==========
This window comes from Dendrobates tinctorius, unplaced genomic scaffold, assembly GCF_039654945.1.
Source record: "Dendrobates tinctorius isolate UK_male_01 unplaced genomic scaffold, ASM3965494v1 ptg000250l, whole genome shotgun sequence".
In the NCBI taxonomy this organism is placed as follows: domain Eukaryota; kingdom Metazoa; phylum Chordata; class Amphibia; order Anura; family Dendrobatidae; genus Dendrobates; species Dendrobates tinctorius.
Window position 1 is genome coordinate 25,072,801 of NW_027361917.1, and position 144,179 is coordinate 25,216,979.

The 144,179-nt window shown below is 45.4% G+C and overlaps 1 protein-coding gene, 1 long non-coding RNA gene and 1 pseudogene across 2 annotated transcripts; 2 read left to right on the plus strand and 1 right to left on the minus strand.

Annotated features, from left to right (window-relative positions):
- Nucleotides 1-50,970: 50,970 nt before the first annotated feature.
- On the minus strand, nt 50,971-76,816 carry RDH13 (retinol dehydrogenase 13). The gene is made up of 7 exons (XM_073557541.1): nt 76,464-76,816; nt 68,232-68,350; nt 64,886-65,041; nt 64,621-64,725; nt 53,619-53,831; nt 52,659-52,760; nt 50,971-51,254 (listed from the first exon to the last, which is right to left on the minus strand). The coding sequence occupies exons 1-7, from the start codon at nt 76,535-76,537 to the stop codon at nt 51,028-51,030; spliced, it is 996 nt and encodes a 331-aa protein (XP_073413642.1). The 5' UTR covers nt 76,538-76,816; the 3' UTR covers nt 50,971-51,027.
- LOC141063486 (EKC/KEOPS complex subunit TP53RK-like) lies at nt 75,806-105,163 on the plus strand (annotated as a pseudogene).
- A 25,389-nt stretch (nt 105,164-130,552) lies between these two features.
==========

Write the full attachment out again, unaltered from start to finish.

This window comes from Dendrobates tinctorius, unplaced genomic scaffold, assembly GCF_039654945.1.
Source record: "Dendrobates tinctorius isolate UK_male_01 unplaced genomic scaffold, ASM3965494v1 ptg000250l, whole genome shotgun sequence".
In the NCBI taxonomy this organism is placed as follows: domain Eukaryota; kingdom Metazoa; phylum Chordata; class Amphibia; order Anura; family Dendrobatidae; genus Dendrobates; species Dendrobates tinctorius.
Window position 1 is genome coordinate 25,072,801 of NW_027361917.1, and position 144,179 is coordinate 25,216,979.

The 144,179-nt window shown below is 45.4% G+C and overlaps 1 protein-coding gene, 1 long non-coding RNA gene and 1 pseudogene across 2 annotated transcripts; 2 read left to right on the plus strand and 1 right to left on the minus strand.

Annotated features, from left to right (window-relative positions):
- Nucleotides 1-50,970: 50,970 nt before the first annotated feature.
- On the minus strand, nt 50,971-76,816 carry RDH13 (retinol dehydrogenase 13). The gene is made up of 7 exons (XM_073557541.1): nt 76,464-76,816; nt 68,232-68,350; nt 64,886-65,041; nt 64,621-64,725; nt 53,619-53,831; nt 52,659-52,760; nt 50,971-51,254 (listed from the first exon to the last, which is right to left on the minus strand). The coding sequence occupies exons 1-7, from the start codon at nt 76,535-76,537 to the stop codon at nt 51,028-51,030; spliced, it is 996 nt and encodes a 331-aa protein (XP_073413642.1). The 5' UTR covers nt 76,538-76,816; the 3' UTR covers nt 50,971-51,027.
- LOC141063486 (EKC/KEOPS complex subunit TP53RK-like) lies at nt 75,806-105,163 on the plus strand (annotated as a pseudogene).
- A 25,389-nt stretch (nt 105,164-130,552) lies between these two features.